Monarch Butterfly Day at The N.C. Arboretum

TAG TEAM: Educators at The N.C. Arboretum will attach numbered tags to monarch butterflies and release them into the wild for their annual migration to Mexico during the Sept. 28 Monarch Butterfly Day. Scientists use the tags to gather information about the insects' journey. Photo courtesy of The N.C. Arboretum

September is the month of monarchs in Western North Carolina. Every year at this time, North America’s East Coast population of monarch butterflies passes through the area en route to their winter home in the oyamel fir forests of Mexico’s Sierra Madre Mountains. In celebration of this milkweed-dependent pollinator and its unique journey, The North Carolina Arboretum hosts several weeks of Monarch Month events, classes and exhibits each September, culminating with Monarch Butterfly Day.

Scheduled this year for Saturday, Sept. 28, Monarch Butterfly Day is family friendly, with take-home butterfly crafts and educational demonstrations and exhibits from Bee City Hendersonville, Bee City Asheville and Asheville GreenWorks, says Jonathan Marchal, arboretum youth education manager. Children ages 5-13 who register in the Arboretum’s ecoEXPLORERS program prior to the event (sign up at can participate in a free workshop during which they can view all stages of the monarch life cycle, learn about the butterfly’s life-or-death connection to the milkweed plant and explore one of the garden’s milkweed plots to hunt for eggs and caterpillars. Sessions are 10-11:30 a.m. and 2-3:30 p.m.; preregistration is required (

Adults can preregister for the Build a Better Monarch Garden class, which runs 10 a.m.-noon ($34 arboretum members/$39 nonmembers; preregister at Landscape entomologist Adam Baker will discuss how backyard gardeners can help with the conservation of monarchs and other endangered pollinators, covering topics such as current conservation efforts, milkweed varieties, citizen scientist involvement and more.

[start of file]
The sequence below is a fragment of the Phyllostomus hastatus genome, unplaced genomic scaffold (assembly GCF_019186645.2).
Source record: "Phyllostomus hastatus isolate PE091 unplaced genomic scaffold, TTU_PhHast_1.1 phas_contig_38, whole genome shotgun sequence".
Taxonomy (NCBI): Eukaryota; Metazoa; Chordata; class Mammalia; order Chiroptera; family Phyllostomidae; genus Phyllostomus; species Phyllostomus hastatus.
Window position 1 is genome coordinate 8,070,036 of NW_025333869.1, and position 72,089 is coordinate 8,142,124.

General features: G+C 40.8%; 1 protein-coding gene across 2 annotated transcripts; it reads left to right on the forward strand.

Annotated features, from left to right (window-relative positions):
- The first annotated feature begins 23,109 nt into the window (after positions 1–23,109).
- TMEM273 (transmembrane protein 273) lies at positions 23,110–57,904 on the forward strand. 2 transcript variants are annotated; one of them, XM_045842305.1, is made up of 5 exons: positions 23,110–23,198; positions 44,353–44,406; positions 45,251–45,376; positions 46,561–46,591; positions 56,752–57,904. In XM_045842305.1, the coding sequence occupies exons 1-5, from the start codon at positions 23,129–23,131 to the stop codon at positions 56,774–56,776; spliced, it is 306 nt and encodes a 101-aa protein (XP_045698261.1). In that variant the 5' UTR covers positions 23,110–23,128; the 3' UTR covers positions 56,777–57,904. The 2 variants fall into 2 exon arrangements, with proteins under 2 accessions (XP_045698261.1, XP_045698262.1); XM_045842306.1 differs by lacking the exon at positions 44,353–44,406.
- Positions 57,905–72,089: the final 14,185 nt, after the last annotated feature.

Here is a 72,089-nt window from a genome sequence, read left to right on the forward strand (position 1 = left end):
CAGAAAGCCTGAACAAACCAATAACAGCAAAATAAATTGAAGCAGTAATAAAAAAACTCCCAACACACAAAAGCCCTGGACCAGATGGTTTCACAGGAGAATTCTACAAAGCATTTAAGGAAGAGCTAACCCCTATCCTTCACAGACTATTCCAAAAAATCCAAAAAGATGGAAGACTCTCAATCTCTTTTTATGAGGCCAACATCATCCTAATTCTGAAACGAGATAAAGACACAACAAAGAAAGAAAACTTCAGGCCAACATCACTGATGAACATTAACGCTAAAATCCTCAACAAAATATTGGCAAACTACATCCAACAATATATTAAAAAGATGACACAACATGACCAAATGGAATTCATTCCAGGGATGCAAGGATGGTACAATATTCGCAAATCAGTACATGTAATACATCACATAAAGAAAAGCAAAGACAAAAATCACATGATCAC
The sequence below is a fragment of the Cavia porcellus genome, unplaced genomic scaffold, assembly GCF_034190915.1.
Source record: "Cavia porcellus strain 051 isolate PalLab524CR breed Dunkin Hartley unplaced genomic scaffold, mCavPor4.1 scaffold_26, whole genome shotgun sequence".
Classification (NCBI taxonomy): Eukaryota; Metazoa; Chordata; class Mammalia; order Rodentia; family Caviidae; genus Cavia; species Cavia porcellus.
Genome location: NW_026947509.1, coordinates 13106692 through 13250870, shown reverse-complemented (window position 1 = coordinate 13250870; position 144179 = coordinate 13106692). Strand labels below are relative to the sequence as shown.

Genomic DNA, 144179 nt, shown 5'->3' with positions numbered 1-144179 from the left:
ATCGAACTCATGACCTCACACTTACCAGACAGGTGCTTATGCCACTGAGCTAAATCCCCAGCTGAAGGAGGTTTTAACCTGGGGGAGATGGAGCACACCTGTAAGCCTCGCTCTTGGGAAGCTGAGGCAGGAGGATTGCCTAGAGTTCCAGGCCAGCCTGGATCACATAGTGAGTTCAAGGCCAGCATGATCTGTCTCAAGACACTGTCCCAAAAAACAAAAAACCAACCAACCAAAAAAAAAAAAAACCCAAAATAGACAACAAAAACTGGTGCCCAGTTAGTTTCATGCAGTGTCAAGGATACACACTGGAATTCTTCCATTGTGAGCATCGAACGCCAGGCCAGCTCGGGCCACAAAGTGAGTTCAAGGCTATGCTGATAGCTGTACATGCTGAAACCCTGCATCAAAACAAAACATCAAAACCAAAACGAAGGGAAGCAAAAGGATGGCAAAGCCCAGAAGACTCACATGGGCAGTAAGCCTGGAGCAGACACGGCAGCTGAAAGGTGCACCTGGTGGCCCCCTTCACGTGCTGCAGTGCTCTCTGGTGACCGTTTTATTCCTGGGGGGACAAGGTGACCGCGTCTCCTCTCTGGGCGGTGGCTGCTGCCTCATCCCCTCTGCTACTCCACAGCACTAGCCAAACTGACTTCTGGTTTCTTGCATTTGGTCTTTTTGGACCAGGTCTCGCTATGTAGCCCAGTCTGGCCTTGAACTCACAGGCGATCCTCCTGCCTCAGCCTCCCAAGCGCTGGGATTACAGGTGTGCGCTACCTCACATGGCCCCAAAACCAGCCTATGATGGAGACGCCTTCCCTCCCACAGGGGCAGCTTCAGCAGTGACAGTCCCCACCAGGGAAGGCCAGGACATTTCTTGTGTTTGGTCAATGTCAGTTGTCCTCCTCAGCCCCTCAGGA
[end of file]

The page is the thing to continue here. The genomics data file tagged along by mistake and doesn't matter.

All ages can watch at 11 a.m. and 3 p.m. as arboretum educators and a few members of the ecoEXPLORE program tag the wings of adult butterflies with tiny stickers and release them into the wild. The tag numbers and other information will be recorded with conservation organization Monarch Watch. “When someone finds a butterfly with a tag either along the way to Mexico or in Mexico, they can upload the tag number so that scientists can learn more about their migration routes,” explains Marchal.

The butterflies to be released were collected as eggs in the wild by Kim Bailey of Milkweed Meadows Farm in Henderson County, then raised in captivity at the arboretum, he says, noting that Bailey’s farm is also the source of the milkweed grown at the arboretum. Several species of milkweed plants will be offered for sale during the event — look for bright orange, sun-loving butterfly weed; pink-flowered, wet soil-tolerant swamp milkweed; and the tall, quick-spreading common milkweed, among the many varieties. Plants cost $6 each or five for $20 with proceeds benefiting the arboretum’s youth education programming.

WHAT: Monarch Butterfly Day
WHERE: The N.C. Arboretum, 100 Frederick Law Olmstead Way,
WHEN: 10 a.m.-4 p.m. Saturday, Sept. 28; general admission is free, parking for nonmembers is $14 per vehicle


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